This is the first course of its kind that’s designed specifically for Veterinary Nurses (VNs) with a focus on welfare investigations. Such matters require a team approach and you have a unique and essential role to play in this process. Alongside assisting the Veterinary Surgeon (VS), you spend more time with the animals than any other professional. Equally, owners tend to form strong relationships with VNs, and therefore you are perfectly positioned to obtain key information that may otherwise be overlooked.
Designed to support you and the VS, you will create your own forensic casefile as you progress through a real welfare investigation. You will also be provided with advice from both forensic and veterinary specialists, including a framework for dealing with animals (and owners) involved in non-accidental injury cases.
By using the downloadable Court-compliant forms, you will learn how to create contemporaneous records in note, diagram and photographic form. Additionally, you will explore the recognition and recovery of evidence, how to prepare such material for forensic analysis, and how to maintain a secure chain of custody for the animals in your care.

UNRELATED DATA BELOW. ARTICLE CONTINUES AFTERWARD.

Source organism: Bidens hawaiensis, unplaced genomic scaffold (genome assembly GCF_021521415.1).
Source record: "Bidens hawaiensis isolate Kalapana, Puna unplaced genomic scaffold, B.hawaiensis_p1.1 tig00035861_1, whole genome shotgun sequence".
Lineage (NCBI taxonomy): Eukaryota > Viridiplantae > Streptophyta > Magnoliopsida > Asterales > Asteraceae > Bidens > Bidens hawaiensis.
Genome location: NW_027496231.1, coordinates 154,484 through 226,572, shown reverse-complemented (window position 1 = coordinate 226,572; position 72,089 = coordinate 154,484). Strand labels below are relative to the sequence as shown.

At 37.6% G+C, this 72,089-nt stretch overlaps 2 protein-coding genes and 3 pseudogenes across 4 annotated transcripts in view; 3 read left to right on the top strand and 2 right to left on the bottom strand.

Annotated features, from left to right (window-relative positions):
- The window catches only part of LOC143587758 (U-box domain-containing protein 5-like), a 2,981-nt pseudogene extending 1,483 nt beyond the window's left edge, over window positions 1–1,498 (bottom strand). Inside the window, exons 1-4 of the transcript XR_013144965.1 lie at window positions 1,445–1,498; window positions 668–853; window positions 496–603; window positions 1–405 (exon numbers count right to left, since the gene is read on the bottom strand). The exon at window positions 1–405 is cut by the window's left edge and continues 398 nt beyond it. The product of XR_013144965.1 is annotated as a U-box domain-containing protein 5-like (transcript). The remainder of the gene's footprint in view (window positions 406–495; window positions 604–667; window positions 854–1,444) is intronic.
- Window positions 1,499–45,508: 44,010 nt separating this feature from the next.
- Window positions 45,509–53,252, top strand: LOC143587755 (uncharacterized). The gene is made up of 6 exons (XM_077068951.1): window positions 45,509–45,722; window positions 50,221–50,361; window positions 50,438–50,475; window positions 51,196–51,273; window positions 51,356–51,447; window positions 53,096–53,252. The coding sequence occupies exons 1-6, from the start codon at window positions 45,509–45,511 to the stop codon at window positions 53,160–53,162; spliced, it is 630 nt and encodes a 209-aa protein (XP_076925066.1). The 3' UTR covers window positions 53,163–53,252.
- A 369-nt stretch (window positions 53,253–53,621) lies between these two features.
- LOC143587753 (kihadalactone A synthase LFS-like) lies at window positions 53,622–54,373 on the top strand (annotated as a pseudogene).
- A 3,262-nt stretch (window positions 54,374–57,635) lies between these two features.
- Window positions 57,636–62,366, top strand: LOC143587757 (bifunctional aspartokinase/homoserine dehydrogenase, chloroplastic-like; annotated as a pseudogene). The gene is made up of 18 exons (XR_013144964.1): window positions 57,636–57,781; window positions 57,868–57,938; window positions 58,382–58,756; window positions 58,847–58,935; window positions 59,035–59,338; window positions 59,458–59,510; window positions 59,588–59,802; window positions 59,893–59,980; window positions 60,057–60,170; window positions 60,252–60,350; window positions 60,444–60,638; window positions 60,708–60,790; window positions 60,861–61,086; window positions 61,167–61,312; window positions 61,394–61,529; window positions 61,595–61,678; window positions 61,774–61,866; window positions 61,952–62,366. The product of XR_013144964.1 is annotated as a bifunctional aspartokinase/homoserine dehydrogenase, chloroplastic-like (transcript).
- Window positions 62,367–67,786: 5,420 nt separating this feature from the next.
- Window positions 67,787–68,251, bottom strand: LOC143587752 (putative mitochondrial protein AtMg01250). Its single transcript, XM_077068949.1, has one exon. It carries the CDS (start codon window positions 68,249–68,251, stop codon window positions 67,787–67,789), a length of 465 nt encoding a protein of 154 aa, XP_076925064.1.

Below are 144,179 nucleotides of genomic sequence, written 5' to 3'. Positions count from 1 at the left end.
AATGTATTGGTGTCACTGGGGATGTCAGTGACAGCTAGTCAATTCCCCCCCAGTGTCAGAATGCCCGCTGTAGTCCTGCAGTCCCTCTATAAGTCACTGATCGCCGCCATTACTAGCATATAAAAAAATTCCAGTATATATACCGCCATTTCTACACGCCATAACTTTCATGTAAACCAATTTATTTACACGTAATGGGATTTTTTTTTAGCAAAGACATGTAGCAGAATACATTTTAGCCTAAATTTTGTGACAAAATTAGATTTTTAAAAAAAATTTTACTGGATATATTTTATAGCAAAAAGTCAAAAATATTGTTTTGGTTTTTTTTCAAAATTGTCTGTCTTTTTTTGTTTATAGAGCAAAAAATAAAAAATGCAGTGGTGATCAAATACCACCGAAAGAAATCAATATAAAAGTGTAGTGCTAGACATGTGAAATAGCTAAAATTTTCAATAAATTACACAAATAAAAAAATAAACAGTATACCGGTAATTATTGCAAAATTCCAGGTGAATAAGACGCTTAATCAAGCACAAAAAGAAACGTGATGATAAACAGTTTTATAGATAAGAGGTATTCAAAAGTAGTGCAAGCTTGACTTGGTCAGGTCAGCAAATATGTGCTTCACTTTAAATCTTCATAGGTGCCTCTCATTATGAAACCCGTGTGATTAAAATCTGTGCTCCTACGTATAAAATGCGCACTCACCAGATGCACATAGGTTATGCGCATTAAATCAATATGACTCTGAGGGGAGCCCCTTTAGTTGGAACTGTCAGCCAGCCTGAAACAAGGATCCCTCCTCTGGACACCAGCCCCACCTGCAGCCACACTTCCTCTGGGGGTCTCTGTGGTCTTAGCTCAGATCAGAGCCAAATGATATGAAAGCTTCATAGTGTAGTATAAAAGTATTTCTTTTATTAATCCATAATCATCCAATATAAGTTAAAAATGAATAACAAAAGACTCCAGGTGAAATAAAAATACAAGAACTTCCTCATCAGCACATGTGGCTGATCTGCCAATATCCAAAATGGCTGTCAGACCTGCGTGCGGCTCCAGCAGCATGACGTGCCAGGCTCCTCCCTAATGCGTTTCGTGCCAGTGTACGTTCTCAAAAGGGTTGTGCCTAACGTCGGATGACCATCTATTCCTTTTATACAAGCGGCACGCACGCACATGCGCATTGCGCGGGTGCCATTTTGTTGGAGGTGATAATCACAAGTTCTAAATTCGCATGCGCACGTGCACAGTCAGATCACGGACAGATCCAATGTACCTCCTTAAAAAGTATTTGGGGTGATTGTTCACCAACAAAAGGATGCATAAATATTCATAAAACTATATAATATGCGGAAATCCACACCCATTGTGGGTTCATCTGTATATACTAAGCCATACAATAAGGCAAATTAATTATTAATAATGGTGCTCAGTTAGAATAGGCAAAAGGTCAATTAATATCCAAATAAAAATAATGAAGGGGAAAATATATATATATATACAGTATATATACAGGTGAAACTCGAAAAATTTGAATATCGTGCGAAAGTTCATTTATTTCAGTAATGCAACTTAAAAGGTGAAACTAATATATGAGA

The course can be undertaken at your own pace, over a 2-month period. Upon completion, you will be awarded a certificate of CPD hours, and be well-prepared for this fascinating, but critical aspect of veterinary medicine.
The course will cover the following within its contents:
Explore the role of veterinary professionals by studying a range of real animal welfare investigations.
Create a forensic casefile as you progress through a welfare case, which includes the clinical examination of an animal, their surrounding and the recovery of appropriate evidential material.
Use standardised forensic processes and documentation methods to record clinical observations and expert opinions.
Learn how to demonstrate a secure chain of custody at all times, whether handling living or dead animals.
Receive practical advice regarding basic forensic photography and how to store digital files.
Review specific sections of the Animal Welfare Act 2006, including how to define suffering, the appropriate use of Veterinary Certificates under the act, and the seizure and possession of animals.
Appraise the contribution that traditional forensic specialists can bring to welfare investigations, including how to recognise, recover, and prepare various types of evidential material for analysis.
Evaluate the similarities and differences between veterinary and forensic roles and responsibilities.
Examine the links between animal abuse and human abuse.
Study at an in-Practice case of non-accidental injury, with advice on how to tackle issues of client confidentiality and reporting your concerns.
Gain practical experience, using your newly-acquired skills, to approach a variety of challenging animal welfare scenarios.